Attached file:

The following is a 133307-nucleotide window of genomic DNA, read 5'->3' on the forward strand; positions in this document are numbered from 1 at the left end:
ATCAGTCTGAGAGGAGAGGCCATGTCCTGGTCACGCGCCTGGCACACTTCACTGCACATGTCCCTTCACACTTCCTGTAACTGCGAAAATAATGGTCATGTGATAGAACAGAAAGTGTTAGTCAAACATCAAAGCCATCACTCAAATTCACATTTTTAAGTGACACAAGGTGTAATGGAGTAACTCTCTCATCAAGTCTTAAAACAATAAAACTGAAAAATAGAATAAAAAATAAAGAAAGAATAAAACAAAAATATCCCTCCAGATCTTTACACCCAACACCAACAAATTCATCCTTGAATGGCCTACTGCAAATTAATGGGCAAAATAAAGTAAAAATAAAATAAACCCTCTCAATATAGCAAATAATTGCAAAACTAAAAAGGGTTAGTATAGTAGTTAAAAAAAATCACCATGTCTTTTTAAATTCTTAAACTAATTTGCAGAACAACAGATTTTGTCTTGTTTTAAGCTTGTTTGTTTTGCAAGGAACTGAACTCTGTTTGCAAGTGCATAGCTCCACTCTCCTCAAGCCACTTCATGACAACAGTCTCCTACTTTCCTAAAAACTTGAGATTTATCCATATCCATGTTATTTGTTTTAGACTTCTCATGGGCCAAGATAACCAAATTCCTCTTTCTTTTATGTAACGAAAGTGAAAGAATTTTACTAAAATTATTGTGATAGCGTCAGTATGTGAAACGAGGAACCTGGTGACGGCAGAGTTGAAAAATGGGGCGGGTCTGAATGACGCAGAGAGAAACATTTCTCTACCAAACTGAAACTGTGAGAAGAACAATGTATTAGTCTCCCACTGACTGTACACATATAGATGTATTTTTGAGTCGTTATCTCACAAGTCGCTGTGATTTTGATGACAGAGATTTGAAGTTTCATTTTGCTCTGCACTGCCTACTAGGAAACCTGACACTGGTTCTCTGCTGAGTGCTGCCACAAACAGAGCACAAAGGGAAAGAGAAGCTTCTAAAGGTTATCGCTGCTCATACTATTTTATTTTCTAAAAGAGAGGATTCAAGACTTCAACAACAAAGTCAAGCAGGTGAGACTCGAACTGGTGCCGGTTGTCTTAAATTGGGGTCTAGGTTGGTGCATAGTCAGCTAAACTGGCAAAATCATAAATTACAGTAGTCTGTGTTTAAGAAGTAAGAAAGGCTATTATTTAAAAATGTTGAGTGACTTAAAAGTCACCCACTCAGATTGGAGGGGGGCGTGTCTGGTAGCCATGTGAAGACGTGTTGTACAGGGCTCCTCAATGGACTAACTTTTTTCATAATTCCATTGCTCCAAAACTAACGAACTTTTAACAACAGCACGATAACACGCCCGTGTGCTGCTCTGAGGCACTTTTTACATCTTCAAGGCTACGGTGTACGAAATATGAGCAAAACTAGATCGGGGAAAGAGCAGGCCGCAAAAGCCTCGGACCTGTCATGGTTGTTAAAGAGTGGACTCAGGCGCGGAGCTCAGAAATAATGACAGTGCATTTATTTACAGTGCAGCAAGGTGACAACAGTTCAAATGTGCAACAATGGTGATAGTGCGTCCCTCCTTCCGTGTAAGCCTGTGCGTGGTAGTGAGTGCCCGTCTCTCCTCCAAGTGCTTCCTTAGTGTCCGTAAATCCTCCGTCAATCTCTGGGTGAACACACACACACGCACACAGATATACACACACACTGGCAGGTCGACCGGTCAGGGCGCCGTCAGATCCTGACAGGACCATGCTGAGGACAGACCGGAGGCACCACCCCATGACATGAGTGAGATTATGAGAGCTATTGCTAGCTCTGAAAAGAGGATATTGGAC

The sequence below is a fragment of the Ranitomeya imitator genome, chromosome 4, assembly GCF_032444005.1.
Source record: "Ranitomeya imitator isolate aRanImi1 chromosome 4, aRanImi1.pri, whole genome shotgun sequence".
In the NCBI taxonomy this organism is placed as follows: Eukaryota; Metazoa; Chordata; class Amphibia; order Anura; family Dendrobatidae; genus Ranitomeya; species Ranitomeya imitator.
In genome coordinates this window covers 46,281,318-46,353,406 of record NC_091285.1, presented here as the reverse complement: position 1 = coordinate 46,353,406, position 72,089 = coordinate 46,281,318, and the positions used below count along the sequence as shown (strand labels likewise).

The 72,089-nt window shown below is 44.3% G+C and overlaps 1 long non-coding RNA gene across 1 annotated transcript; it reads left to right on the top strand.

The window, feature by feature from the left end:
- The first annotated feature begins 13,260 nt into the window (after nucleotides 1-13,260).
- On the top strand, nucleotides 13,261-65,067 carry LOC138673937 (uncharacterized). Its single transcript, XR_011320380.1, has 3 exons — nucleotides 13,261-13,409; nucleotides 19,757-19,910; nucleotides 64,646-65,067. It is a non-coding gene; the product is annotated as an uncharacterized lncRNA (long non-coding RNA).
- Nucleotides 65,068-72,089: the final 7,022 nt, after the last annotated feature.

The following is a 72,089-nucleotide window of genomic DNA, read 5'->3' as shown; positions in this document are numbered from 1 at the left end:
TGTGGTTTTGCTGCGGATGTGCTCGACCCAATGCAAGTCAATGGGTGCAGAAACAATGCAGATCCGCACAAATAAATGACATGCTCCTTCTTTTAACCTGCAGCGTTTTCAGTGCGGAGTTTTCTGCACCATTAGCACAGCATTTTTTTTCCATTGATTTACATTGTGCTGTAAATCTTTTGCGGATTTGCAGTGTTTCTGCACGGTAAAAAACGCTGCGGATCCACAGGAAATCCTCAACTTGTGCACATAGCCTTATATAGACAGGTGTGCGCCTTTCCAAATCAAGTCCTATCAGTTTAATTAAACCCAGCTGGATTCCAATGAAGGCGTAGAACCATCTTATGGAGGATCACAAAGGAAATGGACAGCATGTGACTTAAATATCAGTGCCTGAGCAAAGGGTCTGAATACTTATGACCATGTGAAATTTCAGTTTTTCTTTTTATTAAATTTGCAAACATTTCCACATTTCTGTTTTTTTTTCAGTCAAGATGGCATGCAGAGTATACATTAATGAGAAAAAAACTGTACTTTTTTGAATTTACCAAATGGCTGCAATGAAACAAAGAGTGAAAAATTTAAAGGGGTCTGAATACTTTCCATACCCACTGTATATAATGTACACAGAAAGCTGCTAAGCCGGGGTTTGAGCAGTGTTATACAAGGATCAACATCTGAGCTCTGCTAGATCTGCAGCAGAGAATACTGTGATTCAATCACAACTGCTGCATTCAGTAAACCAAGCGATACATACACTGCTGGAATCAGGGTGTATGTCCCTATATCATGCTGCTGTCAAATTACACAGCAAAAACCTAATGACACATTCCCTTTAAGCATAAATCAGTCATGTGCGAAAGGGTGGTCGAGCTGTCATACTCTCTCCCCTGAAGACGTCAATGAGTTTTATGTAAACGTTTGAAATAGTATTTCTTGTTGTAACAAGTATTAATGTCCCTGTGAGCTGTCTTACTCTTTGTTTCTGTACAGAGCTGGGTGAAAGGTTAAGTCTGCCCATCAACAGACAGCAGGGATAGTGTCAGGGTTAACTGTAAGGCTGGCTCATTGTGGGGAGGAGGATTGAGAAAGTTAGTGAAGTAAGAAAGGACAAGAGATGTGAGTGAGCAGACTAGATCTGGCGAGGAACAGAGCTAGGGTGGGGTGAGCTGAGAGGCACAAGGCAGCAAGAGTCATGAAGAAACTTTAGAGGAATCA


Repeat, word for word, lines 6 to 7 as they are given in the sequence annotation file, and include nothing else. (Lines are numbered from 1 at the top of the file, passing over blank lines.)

In genome coordinates this window covers 46,281,318-46,353,406 of record NC_091285.1, presented here as the reverse complement: position 1 = coordinate 46,353,406, position 72,089 = coordinate 46,281,318, and the positions used below count along the sequence as shown (strand labels likewise).

The 72,089-nt window shown below is 44.3% G+C and overlaps 1 long non-coding RNA gene across 1 annotated transcript; it reads left to right on the top strand.